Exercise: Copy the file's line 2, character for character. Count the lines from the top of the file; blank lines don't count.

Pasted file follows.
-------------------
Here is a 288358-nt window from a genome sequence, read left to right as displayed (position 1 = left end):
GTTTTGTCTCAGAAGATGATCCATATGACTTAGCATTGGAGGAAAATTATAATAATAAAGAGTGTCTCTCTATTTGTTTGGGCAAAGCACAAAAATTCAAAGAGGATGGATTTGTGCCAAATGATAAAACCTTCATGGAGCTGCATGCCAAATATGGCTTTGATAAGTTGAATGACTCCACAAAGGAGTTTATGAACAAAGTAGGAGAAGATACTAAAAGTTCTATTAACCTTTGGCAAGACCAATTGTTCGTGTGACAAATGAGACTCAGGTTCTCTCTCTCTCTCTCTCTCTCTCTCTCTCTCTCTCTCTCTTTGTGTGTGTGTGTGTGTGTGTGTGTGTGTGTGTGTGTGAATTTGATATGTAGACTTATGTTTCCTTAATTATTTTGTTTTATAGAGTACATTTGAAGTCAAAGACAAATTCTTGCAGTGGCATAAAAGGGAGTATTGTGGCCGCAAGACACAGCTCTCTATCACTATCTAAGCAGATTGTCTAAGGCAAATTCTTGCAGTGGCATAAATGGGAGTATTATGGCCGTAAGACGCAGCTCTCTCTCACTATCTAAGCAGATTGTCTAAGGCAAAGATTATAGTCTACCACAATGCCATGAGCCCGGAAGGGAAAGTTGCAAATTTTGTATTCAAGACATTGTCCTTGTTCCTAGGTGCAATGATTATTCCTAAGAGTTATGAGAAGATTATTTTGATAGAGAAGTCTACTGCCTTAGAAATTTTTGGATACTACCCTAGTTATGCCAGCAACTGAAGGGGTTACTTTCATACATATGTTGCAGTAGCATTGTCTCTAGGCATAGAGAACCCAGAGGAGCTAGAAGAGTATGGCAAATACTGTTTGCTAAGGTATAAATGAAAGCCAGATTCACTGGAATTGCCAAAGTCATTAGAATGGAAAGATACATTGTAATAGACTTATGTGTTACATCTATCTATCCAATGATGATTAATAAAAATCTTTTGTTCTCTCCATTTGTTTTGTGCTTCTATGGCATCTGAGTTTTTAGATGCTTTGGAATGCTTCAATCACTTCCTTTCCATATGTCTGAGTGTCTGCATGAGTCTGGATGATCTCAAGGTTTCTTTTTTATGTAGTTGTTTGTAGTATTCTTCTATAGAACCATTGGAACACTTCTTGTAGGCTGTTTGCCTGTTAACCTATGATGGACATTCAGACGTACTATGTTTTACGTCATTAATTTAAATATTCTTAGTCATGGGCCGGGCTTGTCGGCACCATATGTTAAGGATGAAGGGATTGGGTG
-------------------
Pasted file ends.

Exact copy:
GTTTTGTCTCAGAAGATGATCCATATGACTTAGCATTGGAGGAAAATTATAATAATAAAGAGTGTCTCTCTATTTGTTTGGGCAAAGCACAAAAATTCAAAGAGGATGGATTTGTGCCAAATGATAAAACCTTCATGGAGCTGCATGCCAAATATGGCTTTGATAAGTTGAATGACTCCACAAAGGAGTTTATGAACAAAGTAGGAGAAGATACTAAAAGTTCTATTAACCTTTGGCAAGACCAATTGTTCGTGTGACAAATGAGACTCAGGTTCTCTCTCTCTCTCTCTCTCTCTCTCTCTCTCTCTCTCTCTTTGTGTGTGTGTGTGTGTGTGTGTGTGTGTGTGTGTGTGAATTTGATATGTAGACTTATGTTTCCTTAATTATTTTGTTTTATAGAGTACATTTGAAGTCAAAGACAAATTCTTGCAGTGGCATAAAAGGGAGTATTGTGGCCGCAAGACACAGCTCTCTATCACTATCTAAGCAGATTGTCTAAGGCAAATTCTTGCAGTGGCATAAATGGGAGTATTATGGCCGTAAGACGCAGCTCTCTCTCACTATCTAAGCAGATTGTCTAAGGCAAAGATTATAGTCTACCACAATGCCATGAGCCCGGAAGGGAAAGTTGCAAATTTTGTATTCAAGACATTGTCCTTGTTCCTAGGTGCAATGATTATTCCTAAGAGTTATGAGAAGATTATTTTGATAGAGAAGTCTACTGCCTTAGAAATTTTTGGATACTACCCTAGTTATGCCAGCAACTGAAGGGGTTACTTTCATACATATGTTGCAGTAGCATTGTCTCTAGGCATAGAGAACCCAGAGGAGCTAGAAGAGTATGGCAAATACTGTTTGCTAAGGTATAAATGAAAGCCAGATTCACTGGAATTGCCAAAGTCATTAGAATGGAAAGATACATTGTAATAGACTTATGTGTTACATCTATCTATCCAATGATGATTAATAAAAATCTTTTGTTCTCTCCATTTGTTTTGTGCTTCTATGGCATCTGAGTTTTTAGATGCTTTGGAATGCTTCAATCACTTCCTTTCCATATGTCTGAGTGTCTGCATGAGTCTGGATGATCTCAAGGTTTCTTTTTTATGTAGTTGTTTGTAGTATTCTTCTATAGAACCATTGGAACACTTCTTGTAGGCTGTTTGCCTGTTAACCTATGATGGACATTCAGACGTACTATGTTTTACGTCATTAATTTAAATATTCTTAGTCATGGGCCGGGCTTGTCGGCACCATATGTTAAGGATGAAGGGATTGGGTG